business news in context, analysis with attitude

MNB yesterday took note of a Wall Street Journal piece about the challenges facing Wegmans in the current competitive environment.

"'A huge part of our business has been treating our customers really as guests and entertaining them. We can’t do that anymore," chairman Danny Wegman told the Journal.  "We lost our mojo. We have to replace it'."

I commented:

It is interesting that Danny Wegman referred to have to "replace" the company's lost mojo, not "regain" it.

I am confident that the folks at Wegmans will figure this out, and that the stores will be better for it.  I'd even suggest that while the circumstances prompting these decisions and adjustments are far from what one would want, I think this will be a good thing for the company.

Internal disruption and renewal always is a good thing.  A little discomfort can be a positive experience.  That's where Wegmans' folks find themselves, and that's okay.  They'll embrace it.

MNB reader Holly Aglialoro wrote:

I’ve been a Cherry Hill Wegmans Merchandiser for 14 years, and the changes in the store brought on by COV-19 coronavirus have been surreal—and sad.

During the height of the pandemic, while the low production in Bakery led to my manager working as crowd manager outside, I was moved to Front End to be a floating grocery bagger.  Meanwhile, the Head Chef of all Wegmans stores came down to manage the removal of the many self-serve bars—and to stock frozen dinners! 

One thing that unites all veteran Wegmans employees and employers is that no matter how different or difficult the task, the focus is on making the customer experience as smooth and pleasant as possible.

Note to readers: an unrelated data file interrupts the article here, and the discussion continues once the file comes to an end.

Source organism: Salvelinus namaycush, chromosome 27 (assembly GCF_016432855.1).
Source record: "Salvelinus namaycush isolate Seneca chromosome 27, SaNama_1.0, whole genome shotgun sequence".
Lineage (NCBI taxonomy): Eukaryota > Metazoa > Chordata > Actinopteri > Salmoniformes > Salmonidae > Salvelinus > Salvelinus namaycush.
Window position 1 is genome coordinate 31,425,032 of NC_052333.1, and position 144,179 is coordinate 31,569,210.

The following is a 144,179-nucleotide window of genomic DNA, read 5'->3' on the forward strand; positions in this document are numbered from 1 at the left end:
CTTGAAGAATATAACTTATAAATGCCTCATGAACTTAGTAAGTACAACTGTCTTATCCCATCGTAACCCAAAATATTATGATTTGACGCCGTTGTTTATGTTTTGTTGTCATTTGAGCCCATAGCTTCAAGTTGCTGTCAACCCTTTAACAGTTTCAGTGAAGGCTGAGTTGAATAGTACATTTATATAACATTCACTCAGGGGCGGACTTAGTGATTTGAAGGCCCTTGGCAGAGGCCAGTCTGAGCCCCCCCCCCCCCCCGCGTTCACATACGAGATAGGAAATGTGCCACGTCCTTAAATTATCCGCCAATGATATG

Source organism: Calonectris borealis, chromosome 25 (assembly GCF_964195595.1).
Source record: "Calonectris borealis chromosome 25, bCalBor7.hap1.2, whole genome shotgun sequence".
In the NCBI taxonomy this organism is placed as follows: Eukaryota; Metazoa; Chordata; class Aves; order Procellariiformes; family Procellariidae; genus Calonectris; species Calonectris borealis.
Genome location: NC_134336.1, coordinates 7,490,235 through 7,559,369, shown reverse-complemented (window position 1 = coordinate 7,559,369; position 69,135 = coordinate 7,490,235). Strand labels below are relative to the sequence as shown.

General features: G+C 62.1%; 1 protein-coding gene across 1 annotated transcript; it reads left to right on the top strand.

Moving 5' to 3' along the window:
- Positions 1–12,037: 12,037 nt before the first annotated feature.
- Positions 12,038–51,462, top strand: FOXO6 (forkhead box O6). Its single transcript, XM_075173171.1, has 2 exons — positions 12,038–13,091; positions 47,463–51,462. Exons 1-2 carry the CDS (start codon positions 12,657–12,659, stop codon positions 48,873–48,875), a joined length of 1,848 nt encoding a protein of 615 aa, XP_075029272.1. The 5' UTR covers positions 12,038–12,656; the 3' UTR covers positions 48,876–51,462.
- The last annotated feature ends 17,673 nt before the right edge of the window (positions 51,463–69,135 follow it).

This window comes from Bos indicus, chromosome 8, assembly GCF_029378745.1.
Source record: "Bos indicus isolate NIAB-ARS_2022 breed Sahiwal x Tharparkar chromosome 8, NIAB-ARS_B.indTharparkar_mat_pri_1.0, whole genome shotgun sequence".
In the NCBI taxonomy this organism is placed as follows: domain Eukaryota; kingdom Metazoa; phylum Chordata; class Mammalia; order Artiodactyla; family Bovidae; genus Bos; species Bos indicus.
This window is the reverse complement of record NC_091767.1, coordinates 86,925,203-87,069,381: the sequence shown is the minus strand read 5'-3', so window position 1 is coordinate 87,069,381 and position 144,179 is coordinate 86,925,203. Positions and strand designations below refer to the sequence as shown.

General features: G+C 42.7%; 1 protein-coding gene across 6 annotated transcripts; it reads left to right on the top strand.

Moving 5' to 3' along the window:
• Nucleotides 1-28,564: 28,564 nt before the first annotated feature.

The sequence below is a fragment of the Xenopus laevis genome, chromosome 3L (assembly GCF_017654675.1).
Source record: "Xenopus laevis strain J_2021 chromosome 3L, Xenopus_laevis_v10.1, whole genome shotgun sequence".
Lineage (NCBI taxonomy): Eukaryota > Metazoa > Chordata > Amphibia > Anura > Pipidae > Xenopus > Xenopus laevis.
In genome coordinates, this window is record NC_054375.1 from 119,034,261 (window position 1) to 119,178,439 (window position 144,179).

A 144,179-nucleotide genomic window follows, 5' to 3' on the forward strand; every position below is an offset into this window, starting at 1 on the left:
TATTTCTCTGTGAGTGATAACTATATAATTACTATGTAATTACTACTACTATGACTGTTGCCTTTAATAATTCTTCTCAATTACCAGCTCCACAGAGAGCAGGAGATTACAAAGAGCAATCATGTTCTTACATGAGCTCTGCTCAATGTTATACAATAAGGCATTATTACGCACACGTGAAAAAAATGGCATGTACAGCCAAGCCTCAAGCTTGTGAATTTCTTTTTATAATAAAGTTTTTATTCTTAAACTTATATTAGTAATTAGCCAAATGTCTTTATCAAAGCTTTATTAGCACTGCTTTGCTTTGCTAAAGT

I am back to the Bakery now, as is the Manager.  No more self-serve donuts or bagels, but fortunately, fresh breads and pastries remain relevant no matter what.

Thank you again for so many insightful, intelligent, and entertaining newsletters.

And MNB reader Jim Meister wrote:

As the retired CEO Of Kings  Super Markets I knew Bob and Danny  Wegman well.  In my mind they are still the leader  in US food  retailing. They will find their way through this. 

I agree.

And it will be interesting.  The shifts we see taking place in retailing do not play to Wegmans' traditional strengths - big stores, lots of experience and interaction, and a tactile approach to connecting customers to food.

I think it can be fairly argued that Wegmans has not approached e-commerce with the same commitment.  After all, rather than investing in its own proprietary approach, where it could control the customer experience from online ordering through delivery, it decided to farm it out to Instacart.  It was the easy way out … which is out of character for Wegmans.

I think that Wegmans may have to consider a different kind of future.  Smaller stores, perhaps, focusing on fresh food.  Owning the e-commerce experience to a greater degree, and using it to move non-differentiated CPG items (and its own estimable private label).  Using auto-replenishment to build loyalty to that side of the business.  

Will it require Wegmans to reinvent the wheel a bit?  Sure.  But that is sort of in Wegmans' DNA.

(Of course, I recognize that Wegmans doesn't need the likes of me charting its potential future…)